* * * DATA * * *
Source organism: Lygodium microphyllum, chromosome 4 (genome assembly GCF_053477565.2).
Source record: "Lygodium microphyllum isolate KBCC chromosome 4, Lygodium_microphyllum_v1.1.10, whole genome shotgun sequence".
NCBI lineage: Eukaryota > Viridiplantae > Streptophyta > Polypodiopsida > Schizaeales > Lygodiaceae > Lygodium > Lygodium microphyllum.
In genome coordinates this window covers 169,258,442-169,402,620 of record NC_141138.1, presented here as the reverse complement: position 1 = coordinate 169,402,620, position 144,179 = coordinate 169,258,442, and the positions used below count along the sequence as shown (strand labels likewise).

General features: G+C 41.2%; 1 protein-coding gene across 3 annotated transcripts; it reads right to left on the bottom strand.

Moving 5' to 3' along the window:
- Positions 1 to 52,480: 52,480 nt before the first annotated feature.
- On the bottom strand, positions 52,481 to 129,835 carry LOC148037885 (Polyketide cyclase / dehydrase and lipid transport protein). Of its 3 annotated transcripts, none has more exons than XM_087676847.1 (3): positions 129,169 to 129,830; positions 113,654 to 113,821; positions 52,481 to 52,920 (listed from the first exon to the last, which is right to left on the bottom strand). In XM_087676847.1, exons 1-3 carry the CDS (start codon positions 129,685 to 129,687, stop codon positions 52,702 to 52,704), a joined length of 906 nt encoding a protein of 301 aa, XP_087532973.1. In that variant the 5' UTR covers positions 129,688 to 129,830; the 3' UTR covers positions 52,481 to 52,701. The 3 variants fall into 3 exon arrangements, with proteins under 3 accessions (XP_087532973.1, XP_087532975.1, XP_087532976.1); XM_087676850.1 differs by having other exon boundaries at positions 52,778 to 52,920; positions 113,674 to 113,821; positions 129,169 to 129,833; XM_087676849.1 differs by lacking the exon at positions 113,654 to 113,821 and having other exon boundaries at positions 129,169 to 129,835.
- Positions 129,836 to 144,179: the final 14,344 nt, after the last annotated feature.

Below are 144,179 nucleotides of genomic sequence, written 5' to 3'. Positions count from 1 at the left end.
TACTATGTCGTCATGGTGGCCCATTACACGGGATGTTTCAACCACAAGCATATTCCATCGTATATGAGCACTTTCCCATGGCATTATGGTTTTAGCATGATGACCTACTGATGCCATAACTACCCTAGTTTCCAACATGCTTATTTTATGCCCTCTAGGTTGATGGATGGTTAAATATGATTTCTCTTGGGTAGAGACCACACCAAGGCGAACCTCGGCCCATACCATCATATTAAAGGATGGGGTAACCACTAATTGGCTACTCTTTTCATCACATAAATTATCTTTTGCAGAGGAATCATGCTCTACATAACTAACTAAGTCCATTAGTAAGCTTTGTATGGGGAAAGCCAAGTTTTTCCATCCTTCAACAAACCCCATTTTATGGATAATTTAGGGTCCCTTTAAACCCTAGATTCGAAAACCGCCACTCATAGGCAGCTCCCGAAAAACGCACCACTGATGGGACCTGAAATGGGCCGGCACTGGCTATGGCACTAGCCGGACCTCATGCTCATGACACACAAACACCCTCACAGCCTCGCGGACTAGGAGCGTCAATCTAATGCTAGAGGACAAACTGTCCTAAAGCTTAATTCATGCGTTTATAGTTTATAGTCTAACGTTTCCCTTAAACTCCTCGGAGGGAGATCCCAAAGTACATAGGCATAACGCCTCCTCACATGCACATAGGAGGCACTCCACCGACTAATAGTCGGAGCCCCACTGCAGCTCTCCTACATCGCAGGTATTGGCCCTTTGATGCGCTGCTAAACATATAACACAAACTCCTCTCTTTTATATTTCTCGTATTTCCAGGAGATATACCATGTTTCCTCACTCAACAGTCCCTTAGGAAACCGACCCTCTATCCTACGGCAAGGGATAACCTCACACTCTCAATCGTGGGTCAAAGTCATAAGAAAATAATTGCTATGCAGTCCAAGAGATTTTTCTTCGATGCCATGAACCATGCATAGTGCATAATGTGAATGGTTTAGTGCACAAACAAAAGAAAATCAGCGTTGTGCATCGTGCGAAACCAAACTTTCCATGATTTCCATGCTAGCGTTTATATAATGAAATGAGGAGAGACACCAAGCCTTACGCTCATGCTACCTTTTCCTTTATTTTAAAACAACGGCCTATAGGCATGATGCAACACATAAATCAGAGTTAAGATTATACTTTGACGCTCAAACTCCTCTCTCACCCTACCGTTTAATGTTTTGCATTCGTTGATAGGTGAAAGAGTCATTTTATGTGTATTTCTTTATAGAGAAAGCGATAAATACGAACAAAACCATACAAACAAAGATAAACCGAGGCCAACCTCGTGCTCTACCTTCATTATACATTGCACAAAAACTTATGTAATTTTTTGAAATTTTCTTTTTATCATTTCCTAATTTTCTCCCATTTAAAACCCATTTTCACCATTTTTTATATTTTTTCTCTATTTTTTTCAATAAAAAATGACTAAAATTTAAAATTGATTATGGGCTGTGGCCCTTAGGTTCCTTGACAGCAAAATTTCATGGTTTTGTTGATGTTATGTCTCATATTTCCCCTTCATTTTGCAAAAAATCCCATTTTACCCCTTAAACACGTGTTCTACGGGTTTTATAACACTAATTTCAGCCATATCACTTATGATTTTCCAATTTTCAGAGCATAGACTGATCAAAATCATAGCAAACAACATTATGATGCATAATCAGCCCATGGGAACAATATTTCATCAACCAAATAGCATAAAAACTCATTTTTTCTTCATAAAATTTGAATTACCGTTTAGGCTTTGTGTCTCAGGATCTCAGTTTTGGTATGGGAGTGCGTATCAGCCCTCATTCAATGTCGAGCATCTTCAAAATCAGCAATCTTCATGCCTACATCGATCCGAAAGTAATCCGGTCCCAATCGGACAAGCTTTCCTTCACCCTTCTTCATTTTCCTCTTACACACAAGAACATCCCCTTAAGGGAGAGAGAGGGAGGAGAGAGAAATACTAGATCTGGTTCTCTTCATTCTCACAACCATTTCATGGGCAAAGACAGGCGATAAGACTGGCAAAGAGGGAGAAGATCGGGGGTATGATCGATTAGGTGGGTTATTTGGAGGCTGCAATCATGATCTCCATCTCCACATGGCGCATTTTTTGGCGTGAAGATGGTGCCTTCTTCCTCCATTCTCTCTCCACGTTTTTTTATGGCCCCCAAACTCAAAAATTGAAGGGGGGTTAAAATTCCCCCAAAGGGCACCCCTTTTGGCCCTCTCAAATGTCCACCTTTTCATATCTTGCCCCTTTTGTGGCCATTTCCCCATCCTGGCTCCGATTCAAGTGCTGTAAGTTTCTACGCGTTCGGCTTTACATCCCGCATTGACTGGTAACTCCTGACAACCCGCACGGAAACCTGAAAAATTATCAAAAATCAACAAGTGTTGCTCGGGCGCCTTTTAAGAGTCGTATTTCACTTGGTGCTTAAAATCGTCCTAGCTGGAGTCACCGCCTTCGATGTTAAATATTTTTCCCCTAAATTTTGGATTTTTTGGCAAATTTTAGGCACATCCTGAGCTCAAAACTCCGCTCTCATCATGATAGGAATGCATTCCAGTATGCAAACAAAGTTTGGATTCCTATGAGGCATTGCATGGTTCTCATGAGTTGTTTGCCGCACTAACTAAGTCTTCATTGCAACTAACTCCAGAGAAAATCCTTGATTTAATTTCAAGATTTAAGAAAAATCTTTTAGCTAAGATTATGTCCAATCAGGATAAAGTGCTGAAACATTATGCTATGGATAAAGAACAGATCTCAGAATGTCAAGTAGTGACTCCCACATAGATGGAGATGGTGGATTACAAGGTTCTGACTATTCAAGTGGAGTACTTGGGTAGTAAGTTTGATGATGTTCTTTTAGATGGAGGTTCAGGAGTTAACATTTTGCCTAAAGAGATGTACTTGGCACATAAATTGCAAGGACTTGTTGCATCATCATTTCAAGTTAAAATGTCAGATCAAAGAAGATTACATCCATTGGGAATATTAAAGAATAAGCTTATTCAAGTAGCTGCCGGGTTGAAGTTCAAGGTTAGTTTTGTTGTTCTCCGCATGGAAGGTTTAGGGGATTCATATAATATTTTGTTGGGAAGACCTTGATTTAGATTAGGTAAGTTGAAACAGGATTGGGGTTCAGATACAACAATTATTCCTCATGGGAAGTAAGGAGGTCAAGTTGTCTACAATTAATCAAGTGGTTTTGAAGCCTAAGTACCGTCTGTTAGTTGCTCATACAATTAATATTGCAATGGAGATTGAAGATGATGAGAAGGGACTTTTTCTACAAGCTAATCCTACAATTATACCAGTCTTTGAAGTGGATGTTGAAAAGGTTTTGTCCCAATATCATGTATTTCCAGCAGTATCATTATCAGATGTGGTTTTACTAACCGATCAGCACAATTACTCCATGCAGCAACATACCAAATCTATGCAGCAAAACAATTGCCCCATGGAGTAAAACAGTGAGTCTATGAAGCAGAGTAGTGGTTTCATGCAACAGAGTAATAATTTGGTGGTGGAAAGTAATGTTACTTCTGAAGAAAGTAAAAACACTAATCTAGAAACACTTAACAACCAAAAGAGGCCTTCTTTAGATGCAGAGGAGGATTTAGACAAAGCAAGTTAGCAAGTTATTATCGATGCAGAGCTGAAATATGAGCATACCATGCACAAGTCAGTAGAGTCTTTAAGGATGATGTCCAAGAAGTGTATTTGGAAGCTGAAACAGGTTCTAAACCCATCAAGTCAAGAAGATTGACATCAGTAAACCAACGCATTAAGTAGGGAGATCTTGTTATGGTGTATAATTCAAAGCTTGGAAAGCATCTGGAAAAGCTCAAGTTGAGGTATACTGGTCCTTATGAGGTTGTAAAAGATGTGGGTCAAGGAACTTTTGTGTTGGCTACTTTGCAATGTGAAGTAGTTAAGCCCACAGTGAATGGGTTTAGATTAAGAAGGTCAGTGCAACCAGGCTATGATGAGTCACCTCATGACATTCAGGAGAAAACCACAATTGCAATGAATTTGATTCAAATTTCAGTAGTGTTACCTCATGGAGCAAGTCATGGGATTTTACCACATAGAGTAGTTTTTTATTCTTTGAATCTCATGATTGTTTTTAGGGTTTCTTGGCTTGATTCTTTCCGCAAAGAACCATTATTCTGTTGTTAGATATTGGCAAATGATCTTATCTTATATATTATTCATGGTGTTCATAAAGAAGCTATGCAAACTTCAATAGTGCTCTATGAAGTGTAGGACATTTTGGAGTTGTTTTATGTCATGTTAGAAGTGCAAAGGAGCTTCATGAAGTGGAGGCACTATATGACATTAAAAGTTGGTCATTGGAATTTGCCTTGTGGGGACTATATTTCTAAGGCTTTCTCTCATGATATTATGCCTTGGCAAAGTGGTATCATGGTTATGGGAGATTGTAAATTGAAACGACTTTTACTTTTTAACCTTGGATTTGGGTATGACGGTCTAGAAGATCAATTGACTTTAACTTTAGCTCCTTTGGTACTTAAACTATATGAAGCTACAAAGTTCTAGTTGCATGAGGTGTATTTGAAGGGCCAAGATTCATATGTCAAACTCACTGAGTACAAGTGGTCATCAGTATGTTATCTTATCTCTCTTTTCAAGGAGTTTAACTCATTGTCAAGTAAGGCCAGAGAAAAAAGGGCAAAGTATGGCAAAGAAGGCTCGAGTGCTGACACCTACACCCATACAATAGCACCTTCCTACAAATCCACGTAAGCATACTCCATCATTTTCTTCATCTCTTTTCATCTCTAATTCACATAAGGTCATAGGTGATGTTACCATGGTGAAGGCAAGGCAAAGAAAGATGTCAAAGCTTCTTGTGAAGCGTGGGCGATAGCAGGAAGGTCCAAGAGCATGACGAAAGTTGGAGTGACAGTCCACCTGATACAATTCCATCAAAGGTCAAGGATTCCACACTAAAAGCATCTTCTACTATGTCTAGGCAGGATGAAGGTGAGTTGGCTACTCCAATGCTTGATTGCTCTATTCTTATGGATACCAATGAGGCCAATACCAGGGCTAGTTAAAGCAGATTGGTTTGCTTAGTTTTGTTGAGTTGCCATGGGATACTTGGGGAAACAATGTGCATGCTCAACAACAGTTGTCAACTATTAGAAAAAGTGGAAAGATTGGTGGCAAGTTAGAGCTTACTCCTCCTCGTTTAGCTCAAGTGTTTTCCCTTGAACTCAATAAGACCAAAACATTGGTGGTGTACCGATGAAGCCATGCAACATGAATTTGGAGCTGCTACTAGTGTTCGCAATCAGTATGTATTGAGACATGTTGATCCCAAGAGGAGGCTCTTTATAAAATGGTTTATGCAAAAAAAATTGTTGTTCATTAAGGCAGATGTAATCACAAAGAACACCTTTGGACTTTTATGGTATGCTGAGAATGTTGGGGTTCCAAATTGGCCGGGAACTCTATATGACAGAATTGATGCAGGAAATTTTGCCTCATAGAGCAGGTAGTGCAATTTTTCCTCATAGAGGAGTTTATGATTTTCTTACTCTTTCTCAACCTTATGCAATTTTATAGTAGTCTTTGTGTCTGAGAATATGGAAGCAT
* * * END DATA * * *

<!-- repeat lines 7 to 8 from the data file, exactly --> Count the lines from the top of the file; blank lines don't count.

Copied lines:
- Positions 1 to 52,480: 52,480 nt before the first annotated feature.
- On the bottom strand, positions 52,481 to 129,835 carry LOC148037885 (Polyketide cyclase / dehydrase and lipid transport protein). Of its 3 annotated transcripts, none has more exons than XM_087676847.1 (3): positions 129,169 to 129,830; positions 113,654 to 113,821; positions 52,481 to 52,920 (listed from the first exon to the last, which is right to left on the bottom strand). In XM_087676847.1, exons 1-3 carry the CDS (start codon positions 129,685 to 129,687, stop codon positions 52,702 to 52,704), a joined length of 906 nt encoding a protein of 301 aa, XP_087532973.1. In that variant the 5' UTR covers positions 129,688 to 129,830; the 3' UTR covers positions 52,481 to 52,701. The 3 variants fall into 3 exon arrangements, with proteins under 3 accessions (XP_087532973.1, XP_087532975.1, XP_087532976.1); XM_087676850.1 differs by having other exon boundaries at positions 52,778 to 52,920; positions 113,674 to 113,821; positions 129,169 to 129,833; XM_087676849.1 differs by lacking the exon at positions 113,654 to 113,821 and having other exon boundaries at positions 129,169 to 129,835.